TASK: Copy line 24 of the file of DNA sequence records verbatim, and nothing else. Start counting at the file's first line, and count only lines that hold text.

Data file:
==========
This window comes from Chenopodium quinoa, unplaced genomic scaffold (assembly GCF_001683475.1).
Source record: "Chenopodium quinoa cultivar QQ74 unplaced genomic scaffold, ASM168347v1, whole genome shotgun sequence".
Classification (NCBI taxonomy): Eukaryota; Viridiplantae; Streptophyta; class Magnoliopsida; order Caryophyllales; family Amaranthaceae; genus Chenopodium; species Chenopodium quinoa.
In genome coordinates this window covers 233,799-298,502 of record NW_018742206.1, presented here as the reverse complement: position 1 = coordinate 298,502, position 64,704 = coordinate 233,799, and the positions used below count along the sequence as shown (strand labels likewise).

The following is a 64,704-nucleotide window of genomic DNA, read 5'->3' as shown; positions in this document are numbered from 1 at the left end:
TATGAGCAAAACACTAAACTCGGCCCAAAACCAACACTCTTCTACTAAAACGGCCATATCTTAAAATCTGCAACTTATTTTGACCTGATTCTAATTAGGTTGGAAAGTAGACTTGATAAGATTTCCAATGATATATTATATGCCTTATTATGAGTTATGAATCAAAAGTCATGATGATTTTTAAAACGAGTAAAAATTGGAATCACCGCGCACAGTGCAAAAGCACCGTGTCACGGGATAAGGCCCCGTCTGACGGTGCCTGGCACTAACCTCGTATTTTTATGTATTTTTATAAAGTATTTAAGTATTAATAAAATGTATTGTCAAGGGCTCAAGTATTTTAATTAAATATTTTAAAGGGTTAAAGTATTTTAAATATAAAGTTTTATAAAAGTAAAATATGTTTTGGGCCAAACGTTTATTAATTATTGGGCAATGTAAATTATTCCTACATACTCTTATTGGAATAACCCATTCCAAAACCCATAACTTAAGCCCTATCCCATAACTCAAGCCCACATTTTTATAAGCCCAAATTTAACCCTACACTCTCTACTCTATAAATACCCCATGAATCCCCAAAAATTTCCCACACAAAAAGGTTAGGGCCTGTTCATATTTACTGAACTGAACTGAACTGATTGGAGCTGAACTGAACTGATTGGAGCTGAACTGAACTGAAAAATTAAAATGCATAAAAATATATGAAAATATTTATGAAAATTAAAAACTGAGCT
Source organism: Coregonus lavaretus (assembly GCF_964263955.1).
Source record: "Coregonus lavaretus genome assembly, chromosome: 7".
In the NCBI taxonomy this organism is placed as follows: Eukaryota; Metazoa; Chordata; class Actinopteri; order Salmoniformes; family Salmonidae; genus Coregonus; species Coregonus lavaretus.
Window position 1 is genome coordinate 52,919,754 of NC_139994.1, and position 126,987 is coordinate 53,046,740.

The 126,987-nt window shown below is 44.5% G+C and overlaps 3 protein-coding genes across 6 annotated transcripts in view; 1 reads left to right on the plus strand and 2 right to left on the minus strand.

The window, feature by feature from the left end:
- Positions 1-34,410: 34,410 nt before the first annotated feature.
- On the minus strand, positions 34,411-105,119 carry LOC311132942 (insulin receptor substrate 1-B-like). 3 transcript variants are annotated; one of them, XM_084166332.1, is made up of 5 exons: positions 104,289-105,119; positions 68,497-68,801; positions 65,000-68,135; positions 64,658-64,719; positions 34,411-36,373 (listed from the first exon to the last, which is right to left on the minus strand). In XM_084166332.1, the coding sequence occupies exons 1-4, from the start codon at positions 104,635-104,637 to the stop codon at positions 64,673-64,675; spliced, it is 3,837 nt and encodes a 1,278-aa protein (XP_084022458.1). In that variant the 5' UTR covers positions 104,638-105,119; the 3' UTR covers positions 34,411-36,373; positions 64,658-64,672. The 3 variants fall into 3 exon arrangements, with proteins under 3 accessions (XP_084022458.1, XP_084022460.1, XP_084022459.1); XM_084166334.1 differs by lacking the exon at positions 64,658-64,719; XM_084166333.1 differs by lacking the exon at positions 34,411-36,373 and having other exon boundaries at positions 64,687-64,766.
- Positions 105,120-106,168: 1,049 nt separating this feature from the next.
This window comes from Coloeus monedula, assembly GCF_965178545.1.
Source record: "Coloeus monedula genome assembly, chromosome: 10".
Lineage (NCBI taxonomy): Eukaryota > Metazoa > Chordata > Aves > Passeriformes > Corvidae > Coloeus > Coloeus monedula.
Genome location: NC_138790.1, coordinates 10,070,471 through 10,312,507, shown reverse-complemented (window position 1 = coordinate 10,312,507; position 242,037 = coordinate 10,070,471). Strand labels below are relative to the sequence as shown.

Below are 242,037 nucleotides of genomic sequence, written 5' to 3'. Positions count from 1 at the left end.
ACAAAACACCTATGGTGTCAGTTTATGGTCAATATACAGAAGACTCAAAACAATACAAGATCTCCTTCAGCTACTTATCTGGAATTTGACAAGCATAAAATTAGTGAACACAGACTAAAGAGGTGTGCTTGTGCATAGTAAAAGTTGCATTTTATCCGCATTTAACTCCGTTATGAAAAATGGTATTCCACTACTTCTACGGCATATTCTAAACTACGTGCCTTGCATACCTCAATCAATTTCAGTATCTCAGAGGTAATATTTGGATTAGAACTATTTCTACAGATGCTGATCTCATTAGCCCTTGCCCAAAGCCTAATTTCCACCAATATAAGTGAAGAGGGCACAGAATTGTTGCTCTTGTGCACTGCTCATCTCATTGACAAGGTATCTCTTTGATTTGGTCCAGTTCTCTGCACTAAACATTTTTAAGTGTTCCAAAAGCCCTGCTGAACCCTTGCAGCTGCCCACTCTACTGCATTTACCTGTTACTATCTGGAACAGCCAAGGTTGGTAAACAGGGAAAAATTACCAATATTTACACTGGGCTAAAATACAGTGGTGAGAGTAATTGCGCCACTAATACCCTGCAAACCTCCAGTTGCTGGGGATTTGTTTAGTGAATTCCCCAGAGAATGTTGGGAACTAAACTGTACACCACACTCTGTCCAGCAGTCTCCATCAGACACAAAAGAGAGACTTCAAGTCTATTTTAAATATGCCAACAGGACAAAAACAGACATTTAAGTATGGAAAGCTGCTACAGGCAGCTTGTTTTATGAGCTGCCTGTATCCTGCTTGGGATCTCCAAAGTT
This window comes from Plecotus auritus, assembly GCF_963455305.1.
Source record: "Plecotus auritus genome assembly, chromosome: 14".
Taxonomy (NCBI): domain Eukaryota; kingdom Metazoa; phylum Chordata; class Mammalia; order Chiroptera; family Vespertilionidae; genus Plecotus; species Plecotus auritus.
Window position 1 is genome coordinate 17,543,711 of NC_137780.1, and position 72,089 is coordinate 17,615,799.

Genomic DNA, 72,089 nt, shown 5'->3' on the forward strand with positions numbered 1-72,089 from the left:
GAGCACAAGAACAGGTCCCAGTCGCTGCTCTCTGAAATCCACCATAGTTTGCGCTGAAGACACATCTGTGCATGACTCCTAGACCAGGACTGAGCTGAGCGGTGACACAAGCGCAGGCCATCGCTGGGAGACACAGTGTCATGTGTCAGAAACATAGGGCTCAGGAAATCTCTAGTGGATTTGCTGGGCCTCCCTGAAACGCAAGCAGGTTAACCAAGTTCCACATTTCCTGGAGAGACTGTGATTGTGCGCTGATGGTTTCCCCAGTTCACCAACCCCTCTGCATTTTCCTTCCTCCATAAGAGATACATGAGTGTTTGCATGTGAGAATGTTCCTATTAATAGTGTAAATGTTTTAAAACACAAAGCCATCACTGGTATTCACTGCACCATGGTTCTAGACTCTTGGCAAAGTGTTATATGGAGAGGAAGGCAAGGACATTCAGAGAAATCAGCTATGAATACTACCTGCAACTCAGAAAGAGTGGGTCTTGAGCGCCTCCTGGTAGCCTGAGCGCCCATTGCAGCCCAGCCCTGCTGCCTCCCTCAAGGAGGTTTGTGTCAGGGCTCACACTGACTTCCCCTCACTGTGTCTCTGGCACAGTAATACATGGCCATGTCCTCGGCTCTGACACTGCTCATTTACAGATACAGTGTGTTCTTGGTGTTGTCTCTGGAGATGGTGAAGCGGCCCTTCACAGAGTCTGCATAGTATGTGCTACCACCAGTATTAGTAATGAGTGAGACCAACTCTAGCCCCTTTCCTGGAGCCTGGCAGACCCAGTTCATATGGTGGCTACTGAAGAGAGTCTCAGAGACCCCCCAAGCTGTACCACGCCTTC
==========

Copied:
Taxonomy (NCBI): domain Eukaryota; kingdom Metazoa; phylum Chordata; class Mammalia; order Chiroptera; family Vespertilionidae; genus Plecotus; species Plecotus auritus.